Staffordshire Bull Terrier Biting Problem – What Should I Do?

Most Staffordshire Bull Terrier parents don’t enjoy having a dog with a biting problem which is quite understandable. Now, solving this can seem like a daunting task but in this article, I will clearly explain what you can do as a responsible Staffordshire Bull Terrier owner to remedy this issue. 

It is important for you to understand that the sooner you put an end to your Staffordshire’s biting, the better. The reason for this is because adult Staffordshire Bull Terriers possess a much stronger bite as well as being much more difficult to control physical due to their larger size. 

How to Distinguish Aggressive Behaviour from Playful Biting

For most Staffordshire Bull Terriers, mouthing is completely normal behaviour with no reason to worry. However, when your dog bites out of fear or anger, then this is an indication of a much greater aggression problem. You may be wondering, how exactly do I tell the difference between play mounting and aggressive mouthing? Pay attention to your Staffy’s body language. An aggressive Staffordshire Bull Terrier will look stiff and may even expose its teeth. You can also pay attention to the intensity of the bite. Playful biting is less painful while aggressive mouthing is usually faster and more powerful. 

If you believe that your dog’s biting is due to aggressive behaviour, then please contact a board-certified veterinary behaviourist or a Certified Applied Animal Behaviourist. These experts have advanced degrees in the science of animal behaviour and will work with you to modify your Staffordshire Bull Terrier’s behaviour if it has become a concern for you. It is important that you consult a professional as soon as you can before someone gets seriously injured.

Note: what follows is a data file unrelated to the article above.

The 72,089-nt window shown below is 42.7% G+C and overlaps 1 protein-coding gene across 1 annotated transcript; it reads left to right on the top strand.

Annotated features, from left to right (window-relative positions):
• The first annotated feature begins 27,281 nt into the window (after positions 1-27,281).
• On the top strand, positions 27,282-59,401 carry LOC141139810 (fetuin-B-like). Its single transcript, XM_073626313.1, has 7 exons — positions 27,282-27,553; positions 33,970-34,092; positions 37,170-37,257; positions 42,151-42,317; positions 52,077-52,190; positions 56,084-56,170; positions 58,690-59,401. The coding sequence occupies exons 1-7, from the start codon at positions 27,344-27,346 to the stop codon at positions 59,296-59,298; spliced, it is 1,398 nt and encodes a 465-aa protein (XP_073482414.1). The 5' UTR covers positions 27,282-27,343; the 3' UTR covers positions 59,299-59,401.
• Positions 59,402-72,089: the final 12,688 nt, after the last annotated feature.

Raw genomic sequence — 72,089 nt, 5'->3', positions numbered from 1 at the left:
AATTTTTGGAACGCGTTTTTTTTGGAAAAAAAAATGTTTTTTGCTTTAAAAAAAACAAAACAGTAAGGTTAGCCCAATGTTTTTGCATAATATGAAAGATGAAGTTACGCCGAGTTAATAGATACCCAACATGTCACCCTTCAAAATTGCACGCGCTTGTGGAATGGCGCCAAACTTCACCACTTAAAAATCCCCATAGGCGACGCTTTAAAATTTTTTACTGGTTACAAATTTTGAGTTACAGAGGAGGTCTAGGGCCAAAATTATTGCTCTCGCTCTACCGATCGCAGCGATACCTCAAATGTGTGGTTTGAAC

What You Can Do to Reduce Your Staffordshire Bull Terrier’s Mouthing 

It’s no secret that dog’s spend a lot of their time playing, chewing on things, and exploring. As you’re probably aware of dogs also love to investigate people as well and sometimes they use their teeth whether they mean too or not. While it may seem sweet, it can quickly become a problem if that biting behaviour morphs into a larger issue. That’s why it’s very important for you to help stop your dog’s mouthy behaviour. There are a few different ways that you can go about teaching your Staffordshire Bull Terrier to stop biting. However, the first thing that you should teach them is that humans have sensitive skin, therefore they must be gentle with their mouth during playtime. 

Bite Inhibition: How to Teach Your Staffordshire Bull Terrier to Be Gentle

Bite inhibition refers to your dog’s ability to control the strength of its bite. A Staffy who has not learned bite inhibition will not recognize the sensitivity of human skin leading them to bite much harder than they intend, even if they are in a playful environment. A dog that has learned to use their mouth in a gentle way when interacting with people will be much less likely to bite hard enough to break the skin. 

Most young Staffordshire Bull Terriers learn bite inhibition while playing with other dogs. If you ever observe a group of dogs playing, you’ll notice how they chase, wrestle, and even bite each other. Every once in a while, a dog may bite another dog too hard which will lead to a yelp and usually an end to their playing for a short time. Through this type of interaction, dogs learn to control the intensity of their bite so as not to hurt anyone. If dogs can learn from each other how to be gentle with their mouthing, then humans can also teach them the same idea.